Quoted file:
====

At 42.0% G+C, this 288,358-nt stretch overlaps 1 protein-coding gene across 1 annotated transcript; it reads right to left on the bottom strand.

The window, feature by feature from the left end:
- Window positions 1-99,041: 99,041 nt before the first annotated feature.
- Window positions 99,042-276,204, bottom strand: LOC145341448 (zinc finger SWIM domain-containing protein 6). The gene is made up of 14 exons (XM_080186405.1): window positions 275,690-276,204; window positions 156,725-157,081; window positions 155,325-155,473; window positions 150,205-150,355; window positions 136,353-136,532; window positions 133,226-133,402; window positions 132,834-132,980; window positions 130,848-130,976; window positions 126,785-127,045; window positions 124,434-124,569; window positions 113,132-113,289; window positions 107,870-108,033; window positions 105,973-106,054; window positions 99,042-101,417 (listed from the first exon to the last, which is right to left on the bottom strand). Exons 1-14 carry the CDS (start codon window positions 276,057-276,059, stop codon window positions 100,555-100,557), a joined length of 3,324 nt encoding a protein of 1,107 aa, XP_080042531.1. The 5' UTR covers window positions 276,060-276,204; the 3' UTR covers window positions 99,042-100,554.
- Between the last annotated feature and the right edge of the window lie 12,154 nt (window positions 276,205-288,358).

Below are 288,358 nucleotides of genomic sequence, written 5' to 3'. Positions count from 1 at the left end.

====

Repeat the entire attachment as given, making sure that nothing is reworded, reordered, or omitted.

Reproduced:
At 42.0% G+C, this 288,358-nt stretch overlaps 1 protein-coding gene across 1 annotated transcript; it reads right to left on the bottom strand.

The window, feature by feature from the left end:
- Window positions 1-99,041: 99,041 nt before the first annotated feature.
- Window positions 99,042-276,204, bottom strand: LOC145341448 (zinc finger SWIM domain-containing protein 6). The gene is made up of 14 exons (XM_080186405.1): window positions 275,690-276,204; window positions 156,725-157,081; window positions 155,325-155,473; window positions 150,205-150,355; window positions 136,353-136,532; window positions 133,226-133,402; window positions 132,834-132,980; window positions 130,848-130,976; window positions 126,785-127,045; window positions 124,434-124,569; window positions 113,132-113,289; window positions 107,870-108,033; window positions 105,973-106,054; window positions 99,042-101,417 (listed from the first exon to the last, which is right to left on the bottom strand). Exons 1-14 carry the CDS (start codon window positions 276,057-276,059, stop codon window positions 100,555-100,557), a joined length of 3,324 nt encoding a protein of 1,107 aa, XP_080042531.1. The 5' UTR covers window positions 276,060-276,204; the 3' UTR covers window positions 99,042-100,554.
- Between the last annotated feature and the right edge of the window lie 12,154 nt (window positions 276,205-288,358).

Below are 288,358 nucleotides of genomic sequence, written 5' to 3'. Positions count from 1 at the left end.